Delhi

“Smog Rules the City”

Today I had a great experience at CSE (the Centre for Science and Environment).  A wonderful woman named Mahreen, the program director of the water team there, took time out of her day on short notice to sit down and extensively talk about what the water team does as well as explained key information about water systems in India.  I captured audio and video of the whole experience for my amateur documentary but basically she explained their work in decentralizing water treatment facilities and using natural processes.  I learned about bioremediation as well as the process that CSE uses in their very own treatment facility on their beautiful campus.  The process is extensive but the most interesting part was one of the final stages in which local, hearty wetland plants filter out remaining sulfur and phosphorus necessary for their survival while the remaining water is left behind, with dramatically lower levels of phosphorus and sulfur.  The water is used for on campus horticulture.
I want to talk about the interesting signage I have seen as well as the gender dynamics I have experienced so far.  Many counters for ticket purchases will be separated by gender, there are separate metal detectors in subways and malls for male and female, and even seats designated for”ladies” on subways.  On the other hand I admire Indian women in delhi’s “badass-ness” in their ability to ride motorcycles in flowing traditional indian attire as well as balance perfectly on the end of one that a man drives as they carry two babies and a flat screen T.V., their bargaining ferocity, the way they cross streets with no fear of being run over by crazed rikshaw drivers, and the way they balance huge bags on their heads and walk with confident, nonchalant looks like they haven’t just done the most incredible thing.  I thought I was tough but I’ll be lucky to pick up 2% of the strength of these women.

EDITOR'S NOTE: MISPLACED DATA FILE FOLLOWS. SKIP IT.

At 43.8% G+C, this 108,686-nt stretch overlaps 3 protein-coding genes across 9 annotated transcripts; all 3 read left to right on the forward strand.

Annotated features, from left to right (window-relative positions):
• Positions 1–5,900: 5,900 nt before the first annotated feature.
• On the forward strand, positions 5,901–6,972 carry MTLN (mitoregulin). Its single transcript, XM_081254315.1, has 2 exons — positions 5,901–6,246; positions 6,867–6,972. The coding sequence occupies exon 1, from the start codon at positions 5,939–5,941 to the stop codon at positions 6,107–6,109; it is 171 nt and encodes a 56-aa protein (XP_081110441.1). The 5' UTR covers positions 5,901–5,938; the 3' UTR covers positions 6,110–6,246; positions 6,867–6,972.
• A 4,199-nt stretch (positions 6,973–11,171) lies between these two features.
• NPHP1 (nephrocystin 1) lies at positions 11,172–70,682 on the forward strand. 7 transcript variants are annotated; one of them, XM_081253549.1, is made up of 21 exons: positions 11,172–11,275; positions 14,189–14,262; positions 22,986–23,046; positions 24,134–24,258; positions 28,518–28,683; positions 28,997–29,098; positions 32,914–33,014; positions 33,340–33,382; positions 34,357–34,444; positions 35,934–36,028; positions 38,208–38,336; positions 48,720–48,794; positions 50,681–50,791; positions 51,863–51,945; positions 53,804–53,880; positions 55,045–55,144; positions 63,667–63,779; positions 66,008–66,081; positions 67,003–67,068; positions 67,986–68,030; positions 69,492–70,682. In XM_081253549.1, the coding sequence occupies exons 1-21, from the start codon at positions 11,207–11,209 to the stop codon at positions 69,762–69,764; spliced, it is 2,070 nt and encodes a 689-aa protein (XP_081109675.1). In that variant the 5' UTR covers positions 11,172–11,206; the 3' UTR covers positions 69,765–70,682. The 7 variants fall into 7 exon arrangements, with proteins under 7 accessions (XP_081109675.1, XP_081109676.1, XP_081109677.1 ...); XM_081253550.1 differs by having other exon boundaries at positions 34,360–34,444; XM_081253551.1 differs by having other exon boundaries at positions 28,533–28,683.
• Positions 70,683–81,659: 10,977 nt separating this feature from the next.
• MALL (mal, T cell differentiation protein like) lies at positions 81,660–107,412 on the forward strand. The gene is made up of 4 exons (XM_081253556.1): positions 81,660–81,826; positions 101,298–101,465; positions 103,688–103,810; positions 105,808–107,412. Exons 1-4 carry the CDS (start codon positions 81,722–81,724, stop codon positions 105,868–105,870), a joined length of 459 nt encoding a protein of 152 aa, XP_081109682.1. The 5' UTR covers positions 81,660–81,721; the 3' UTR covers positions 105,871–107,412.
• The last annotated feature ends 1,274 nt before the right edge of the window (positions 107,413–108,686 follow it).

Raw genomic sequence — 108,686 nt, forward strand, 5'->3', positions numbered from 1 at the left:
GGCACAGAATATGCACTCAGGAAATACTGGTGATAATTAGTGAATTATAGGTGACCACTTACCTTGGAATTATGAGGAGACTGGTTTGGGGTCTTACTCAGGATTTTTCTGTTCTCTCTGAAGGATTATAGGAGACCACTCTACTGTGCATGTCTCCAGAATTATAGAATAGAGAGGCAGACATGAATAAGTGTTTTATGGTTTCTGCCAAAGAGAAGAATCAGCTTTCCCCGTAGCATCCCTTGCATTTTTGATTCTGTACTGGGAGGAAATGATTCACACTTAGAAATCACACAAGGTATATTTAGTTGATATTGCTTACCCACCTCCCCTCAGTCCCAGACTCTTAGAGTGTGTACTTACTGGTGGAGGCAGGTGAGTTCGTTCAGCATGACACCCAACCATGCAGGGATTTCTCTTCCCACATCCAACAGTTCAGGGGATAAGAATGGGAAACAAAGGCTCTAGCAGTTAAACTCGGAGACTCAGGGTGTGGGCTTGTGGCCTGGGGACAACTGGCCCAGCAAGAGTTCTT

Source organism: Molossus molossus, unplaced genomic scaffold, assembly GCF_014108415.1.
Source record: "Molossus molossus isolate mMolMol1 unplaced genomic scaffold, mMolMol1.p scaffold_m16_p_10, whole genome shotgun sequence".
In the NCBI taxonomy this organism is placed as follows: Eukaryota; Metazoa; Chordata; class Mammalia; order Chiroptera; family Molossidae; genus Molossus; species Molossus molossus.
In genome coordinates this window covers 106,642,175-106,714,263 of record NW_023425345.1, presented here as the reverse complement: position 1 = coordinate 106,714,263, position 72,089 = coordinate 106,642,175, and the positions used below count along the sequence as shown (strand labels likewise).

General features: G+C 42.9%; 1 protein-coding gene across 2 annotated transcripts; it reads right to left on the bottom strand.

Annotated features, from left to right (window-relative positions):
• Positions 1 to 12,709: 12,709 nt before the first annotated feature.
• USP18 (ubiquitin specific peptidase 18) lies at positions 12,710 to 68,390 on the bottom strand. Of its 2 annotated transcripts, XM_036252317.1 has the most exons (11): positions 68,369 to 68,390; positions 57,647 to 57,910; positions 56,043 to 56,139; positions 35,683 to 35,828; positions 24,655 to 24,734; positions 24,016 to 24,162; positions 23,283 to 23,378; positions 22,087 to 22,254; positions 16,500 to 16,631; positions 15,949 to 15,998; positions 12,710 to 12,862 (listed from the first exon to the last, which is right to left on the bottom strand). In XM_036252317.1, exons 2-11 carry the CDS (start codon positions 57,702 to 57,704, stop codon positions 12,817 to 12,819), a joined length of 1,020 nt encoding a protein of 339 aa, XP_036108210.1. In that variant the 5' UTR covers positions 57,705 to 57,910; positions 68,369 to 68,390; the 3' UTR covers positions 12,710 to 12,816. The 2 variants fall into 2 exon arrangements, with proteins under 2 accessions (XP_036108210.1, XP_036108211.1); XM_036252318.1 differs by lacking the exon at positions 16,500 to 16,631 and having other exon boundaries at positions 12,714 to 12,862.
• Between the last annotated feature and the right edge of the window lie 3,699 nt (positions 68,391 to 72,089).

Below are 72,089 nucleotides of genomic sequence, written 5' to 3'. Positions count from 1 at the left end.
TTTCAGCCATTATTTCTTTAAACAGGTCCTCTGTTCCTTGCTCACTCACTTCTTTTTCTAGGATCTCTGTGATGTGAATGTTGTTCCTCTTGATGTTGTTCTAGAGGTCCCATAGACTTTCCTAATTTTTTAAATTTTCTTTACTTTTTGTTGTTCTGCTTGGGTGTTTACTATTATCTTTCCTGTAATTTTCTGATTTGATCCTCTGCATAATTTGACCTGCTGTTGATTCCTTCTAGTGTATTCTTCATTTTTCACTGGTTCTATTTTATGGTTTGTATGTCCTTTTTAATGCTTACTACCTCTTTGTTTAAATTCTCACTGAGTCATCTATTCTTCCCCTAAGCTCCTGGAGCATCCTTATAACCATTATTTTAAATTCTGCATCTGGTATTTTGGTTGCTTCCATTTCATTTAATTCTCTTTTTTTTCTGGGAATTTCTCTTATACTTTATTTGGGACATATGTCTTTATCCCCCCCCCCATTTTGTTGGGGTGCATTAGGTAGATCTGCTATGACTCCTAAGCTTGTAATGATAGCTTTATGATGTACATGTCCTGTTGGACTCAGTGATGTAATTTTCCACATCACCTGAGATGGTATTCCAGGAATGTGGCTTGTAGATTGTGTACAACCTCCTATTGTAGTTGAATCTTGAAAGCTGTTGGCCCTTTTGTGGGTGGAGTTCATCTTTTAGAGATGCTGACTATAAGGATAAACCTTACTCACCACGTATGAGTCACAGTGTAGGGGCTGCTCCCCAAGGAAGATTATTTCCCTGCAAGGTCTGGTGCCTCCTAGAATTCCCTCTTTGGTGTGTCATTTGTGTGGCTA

Lastly take a look at this no nonsense sign

outside of our airbnb to the right–>

It makes me look every time because it is so shocking to me to see official signage that addresses the implications of an everyday act such as littering (that I personally despise and anyone who spends time with me will have been scolded more than once for throwing trash on the ground).  It reads, “What is the point of your education if you still throw garbage on streets to be ultimately picked by an uneducated person.”

Have yet to even see water but already have learned so much.  Will check in again soon…

Four Days Until Departure

A personal reminder of my inspirations

I leave my home in New York for Delhi in four days and I’ve never been so scared.

I looked back on a statement of purpose that I wrote a month or so back, this morning to remind me of why I am doing this and inspire myself once again.  These are my plans and ideas surrounding this adventure thus far:

Goal: Comparative Research Process analyzing the actors and interconnective aspects of ecosystems centralized on the Rivers Ganges and Yamuna.

While studying Ecology, I learned about systems thinking and the worldview of identifying relationships and interconnectivity.  In this project I ask, “How can I identify the relationships between a geographical feature (Body of water-Ganges/ Yamuna River) and the life that surrounds it.  I will be experimenting with the idea that ecology can be not just limited to nonhuman lifeforms (rivers, vegetation, animals, weather, climate), but include art/expression, ritual, sacrality, tradition, cultural norms (gender roles, customs, hierarchy, daily routines).  I intend to explore each of these actors and how they come together to manifest a living breathing ecosystem as well as what these roles mean to inhabitants of the ecosystem.